In order to control what was quickly becoming a large-scale nonviolent uprising, Zia sent 45,000 troops into Sindh where they brutally attacked protesters, being careful to avoid those seeking arrest and top-level leadership, thus averting the creation of martyrs. Many of those who were attacked by the military fought back using violence, which served to legitimize Zia’s government. Violent clashes between the military and protesters became more common in September 1983.

On the 29 of September, around five hundred protesters from the region around Sakrand staged a nonviolent sit-in in the middle of a national highway, where they stopped all vehicles from passing while chanting slogans and quoting the Quran. Eventually, military trucks descended on the protesters and opened fire, over the course of three hours killing sixteen people and injuring another fifty-four. After shooting the protesters, the trucks drove over their bodies. Another fifty-four people were arrested.

In order to enlarge the movement, Sindhi activists attempted to reach out to Punjab for support. However, their efforts failed to spark protests similar to the ones seen in Sindh. This may be because the Punjabis interpreted the Sindhi protests as Indian backed and in favor of secession. This impression was due to the government's control of all media and a statement made by the Indian Prime Minister Indira Gandhi in which she asserted that India would stand in support of all people's movements in Pakistan.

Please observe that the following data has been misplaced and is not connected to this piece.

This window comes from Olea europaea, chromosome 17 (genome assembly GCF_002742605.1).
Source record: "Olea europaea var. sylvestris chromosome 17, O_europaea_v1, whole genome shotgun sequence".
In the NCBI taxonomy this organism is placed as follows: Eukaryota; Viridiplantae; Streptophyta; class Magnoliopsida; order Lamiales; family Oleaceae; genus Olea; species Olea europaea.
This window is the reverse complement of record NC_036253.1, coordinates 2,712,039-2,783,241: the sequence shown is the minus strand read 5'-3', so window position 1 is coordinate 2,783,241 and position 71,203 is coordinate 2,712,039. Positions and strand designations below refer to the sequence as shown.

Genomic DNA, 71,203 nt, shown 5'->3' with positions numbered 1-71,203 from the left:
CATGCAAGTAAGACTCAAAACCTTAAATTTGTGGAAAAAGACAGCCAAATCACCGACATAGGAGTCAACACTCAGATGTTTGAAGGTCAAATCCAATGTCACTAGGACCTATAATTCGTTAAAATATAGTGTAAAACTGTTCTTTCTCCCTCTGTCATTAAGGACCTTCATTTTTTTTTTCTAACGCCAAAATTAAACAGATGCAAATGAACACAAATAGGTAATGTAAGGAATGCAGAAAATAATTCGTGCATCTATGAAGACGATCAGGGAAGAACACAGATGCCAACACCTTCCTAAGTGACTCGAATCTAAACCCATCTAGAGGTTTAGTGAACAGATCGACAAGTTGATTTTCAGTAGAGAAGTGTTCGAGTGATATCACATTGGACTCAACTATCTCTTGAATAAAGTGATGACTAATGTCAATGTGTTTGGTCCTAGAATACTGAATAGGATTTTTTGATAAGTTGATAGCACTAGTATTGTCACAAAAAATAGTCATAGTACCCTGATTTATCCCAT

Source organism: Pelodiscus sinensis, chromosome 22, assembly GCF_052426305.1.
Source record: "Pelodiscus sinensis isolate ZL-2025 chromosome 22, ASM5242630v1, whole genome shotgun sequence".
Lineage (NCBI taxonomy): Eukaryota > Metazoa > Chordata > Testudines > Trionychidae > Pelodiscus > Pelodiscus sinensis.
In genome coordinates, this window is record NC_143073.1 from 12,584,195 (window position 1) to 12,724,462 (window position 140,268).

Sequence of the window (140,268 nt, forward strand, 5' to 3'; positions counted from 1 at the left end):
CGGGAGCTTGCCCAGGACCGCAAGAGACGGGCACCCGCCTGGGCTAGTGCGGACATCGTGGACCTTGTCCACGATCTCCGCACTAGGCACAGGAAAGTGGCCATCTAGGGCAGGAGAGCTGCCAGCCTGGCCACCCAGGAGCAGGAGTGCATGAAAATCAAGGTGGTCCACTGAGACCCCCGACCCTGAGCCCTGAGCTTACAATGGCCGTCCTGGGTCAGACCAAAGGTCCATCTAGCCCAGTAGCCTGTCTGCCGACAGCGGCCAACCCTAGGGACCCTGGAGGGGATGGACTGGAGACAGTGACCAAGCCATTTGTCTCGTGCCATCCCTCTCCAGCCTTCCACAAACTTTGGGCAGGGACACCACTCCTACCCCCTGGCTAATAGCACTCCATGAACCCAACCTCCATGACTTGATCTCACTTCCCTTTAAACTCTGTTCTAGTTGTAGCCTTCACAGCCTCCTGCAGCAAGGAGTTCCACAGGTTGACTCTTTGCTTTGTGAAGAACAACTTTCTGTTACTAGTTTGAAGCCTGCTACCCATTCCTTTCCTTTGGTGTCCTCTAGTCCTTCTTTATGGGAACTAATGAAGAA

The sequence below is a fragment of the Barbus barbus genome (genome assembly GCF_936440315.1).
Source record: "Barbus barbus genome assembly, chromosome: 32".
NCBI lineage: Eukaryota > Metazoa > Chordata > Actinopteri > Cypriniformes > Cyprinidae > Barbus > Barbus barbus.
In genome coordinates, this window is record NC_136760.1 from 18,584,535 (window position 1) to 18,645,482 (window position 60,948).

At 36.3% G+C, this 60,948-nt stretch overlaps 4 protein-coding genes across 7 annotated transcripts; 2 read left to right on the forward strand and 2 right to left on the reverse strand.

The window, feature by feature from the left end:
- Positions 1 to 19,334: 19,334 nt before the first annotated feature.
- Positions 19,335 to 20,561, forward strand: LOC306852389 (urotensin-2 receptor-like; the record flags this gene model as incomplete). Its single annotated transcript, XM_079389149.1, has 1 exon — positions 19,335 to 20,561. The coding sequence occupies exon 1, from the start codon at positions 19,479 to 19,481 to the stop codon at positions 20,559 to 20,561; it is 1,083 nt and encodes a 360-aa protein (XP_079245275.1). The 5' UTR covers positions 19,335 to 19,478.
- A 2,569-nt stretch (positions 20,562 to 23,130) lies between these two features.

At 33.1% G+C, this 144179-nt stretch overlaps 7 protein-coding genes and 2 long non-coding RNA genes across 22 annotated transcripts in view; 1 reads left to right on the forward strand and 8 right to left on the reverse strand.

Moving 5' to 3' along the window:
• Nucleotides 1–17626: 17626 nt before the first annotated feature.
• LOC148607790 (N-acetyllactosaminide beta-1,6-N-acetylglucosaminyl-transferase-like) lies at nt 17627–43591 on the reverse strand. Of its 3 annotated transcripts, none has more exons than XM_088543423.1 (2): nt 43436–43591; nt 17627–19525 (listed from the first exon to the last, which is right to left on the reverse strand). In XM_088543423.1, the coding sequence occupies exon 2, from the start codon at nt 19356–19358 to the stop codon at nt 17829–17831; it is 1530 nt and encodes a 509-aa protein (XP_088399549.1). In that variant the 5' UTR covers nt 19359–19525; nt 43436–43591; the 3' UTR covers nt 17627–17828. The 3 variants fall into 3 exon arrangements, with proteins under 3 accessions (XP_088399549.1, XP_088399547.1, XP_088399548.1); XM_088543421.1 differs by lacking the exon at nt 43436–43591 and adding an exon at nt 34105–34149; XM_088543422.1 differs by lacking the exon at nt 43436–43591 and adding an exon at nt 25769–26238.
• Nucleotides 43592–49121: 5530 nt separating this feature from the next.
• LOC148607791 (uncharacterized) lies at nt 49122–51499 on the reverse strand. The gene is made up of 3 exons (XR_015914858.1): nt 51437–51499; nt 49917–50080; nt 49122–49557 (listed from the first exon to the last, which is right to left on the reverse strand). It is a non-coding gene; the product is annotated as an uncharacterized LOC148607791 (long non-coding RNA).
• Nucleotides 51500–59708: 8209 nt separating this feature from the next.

The campaign's failure to expand outside of Sindh proved to be a critical one. Unable to gain momentum, the protests subsided under military repression. However, the protests do seem to have had some success in influencing Zia's behavior, if not in bringing him out of power. On October 30, Zia announced the formation of a federal and provincially based committee whose mission it was to inspect the causes of the protests in Sindh.

On December 19, 1984, Zia held a referendum that, when answered affirmatively, would give him five more years in power. Approximately ten percent of the voting-eligible population showed up to vote in the referendum, and the MRD boycotted the elections. Zia was elected to be president of Pakistan, which he remained until his death in a suspicious plane crash in 1988.

Research Notes
"Pakistan in 1983: Internal stresses more serious than external problems". Bin Sayeed, Khalid. 1984. Asian Survey, Vol. 24, No. 2, A Survey of Asia in 1983: Part II.

Martyrs of MRD Movement 1983, Ishaque Soomro. 4/12/2011. Let Us Build Pakistan accessed 4/23/2011.

Struggle for Democracy in Sindh: A Case Study of Movement for Restoration of Democracy (1983). Amir Ali Chandio, Mughis Ahmad, Fouzia Naseem. Berkeley Journal of Social Sciences Vol.1, No.1, Jan 2011. accessed 4/23/2011.

Pakistan's Movement for the Restoration of Democracy (1981-1984). Stephen Zunes., accessed 4/23/2011.

Additional Notes: 
Edited by Max Rennebohm (17/07/2011)
Name of researcher, and date dd/mm/yyyy: 
Elowyn Corby, 24/04/2011